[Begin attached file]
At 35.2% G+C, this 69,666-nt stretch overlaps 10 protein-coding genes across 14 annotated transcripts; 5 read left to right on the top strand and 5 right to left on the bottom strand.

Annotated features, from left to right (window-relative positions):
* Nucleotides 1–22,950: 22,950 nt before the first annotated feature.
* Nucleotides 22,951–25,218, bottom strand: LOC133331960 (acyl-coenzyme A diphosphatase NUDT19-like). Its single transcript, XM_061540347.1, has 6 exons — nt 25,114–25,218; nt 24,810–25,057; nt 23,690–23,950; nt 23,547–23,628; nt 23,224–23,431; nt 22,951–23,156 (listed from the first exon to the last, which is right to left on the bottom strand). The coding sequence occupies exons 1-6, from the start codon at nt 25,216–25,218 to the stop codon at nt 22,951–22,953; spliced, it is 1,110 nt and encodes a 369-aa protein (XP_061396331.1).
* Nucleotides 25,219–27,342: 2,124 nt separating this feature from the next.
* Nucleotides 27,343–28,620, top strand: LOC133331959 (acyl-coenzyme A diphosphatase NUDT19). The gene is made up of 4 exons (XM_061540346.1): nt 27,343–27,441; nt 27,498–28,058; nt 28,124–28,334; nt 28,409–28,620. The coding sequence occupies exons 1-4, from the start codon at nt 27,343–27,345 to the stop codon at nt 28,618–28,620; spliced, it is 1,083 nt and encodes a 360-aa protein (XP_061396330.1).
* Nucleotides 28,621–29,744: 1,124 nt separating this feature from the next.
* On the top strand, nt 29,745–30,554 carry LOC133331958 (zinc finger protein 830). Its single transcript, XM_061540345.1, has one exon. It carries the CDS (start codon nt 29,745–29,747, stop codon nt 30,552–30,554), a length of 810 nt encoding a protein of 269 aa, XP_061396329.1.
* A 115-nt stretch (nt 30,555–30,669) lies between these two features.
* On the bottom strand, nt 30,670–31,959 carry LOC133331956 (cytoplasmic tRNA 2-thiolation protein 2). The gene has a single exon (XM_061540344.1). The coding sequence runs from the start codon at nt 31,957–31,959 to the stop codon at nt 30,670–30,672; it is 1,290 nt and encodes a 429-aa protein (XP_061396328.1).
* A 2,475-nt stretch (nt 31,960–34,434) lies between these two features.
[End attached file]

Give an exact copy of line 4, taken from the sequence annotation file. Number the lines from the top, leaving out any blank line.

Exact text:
* Nucleotides 22,951–25,218, bottom strand: LOC133331960 (acyl-coenzyme A diphosphatase NUDT19-like). Its single transcript, XM_061540347.1, has 6 exons — nt 25,114–25,218; nt 24,810–25,057; nt 23,690–23,950; nt 23,547–23,628; nt 23,224–23,431; nt 22,951–23,156 (listed from the first exon to the last, which is right to left on the bottom strand). The coding sequence occupies exons 1-6, from the start codon at nt 25,216–25,218 to the stop codon at nt 22,951–22,953; spliced, it is 1,110 nt and encodes a 369-aa protein (XP_061396331.1).